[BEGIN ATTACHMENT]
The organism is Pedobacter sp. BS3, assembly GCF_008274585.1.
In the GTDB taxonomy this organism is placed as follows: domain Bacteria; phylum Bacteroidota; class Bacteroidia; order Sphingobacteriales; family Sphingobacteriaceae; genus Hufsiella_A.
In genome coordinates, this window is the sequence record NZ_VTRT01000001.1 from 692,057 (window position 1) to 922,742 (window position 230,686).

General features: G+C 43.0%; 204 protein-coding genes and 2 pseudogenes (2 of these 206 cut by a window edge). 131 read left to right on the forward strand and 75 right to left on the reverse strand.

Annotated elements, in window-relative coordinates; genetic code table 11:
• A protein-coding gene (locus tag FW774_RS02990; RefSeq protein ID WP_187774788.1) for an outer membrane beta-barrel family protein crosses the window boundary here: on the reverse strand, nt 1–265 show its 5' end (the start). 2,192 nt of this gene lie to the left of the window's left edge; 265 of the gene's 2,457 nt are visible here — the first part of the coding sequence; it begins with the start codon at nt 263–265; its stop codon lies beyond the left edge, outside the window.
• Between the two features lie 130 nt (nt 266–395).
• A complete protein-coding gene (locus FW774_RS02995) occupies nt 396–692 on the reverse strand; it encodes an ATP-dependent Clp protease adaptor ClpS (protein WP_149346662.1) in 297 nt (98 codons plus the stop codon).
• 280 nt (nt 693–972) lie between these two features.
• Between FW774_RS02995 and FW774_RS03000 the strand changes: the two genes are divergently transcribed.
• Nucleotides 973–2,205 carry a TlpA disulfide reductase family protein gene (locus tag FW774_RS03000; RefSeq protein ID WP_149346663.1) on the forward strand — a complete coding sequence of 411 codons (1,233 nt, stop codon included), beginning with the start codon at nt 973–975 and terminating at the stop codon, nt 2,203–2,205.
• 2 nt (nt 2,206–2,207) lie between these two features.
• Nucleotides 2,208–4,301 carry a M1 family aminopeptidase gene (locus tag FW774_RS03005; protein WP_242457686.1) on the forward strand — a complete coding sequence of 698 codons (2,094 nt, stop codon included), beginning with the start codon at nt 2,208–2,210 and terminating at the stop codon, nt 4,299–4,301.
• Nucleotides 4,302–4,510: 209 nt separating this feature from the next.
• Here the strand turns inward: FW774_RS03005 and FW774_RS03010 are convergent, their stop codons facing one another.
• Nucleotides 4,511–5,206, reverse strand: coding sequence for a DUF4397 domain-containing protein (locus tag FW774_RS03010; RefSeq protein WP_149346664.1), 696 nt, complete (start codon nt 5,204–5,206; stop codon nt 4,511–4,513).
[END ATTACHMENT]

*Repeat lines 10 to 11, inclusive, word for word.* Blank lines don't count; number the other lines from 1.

• Between FW774_RS02995 and FW774_RS03000 the strand changes: the two genes are divergently transcribed.
• Nucleotides 973–2,205 carry a TlpA disulfide reductase family protein gene (locus tag FW774_RS03000; RefSeq protein ID WP_149346663.1) on the forward strand — a complete coding sequence of 411 codons (1,233 nt, stop codon included), beginning with the start codon at nt 973–975 and terminating at the stop codon, nt 2,203–2,205.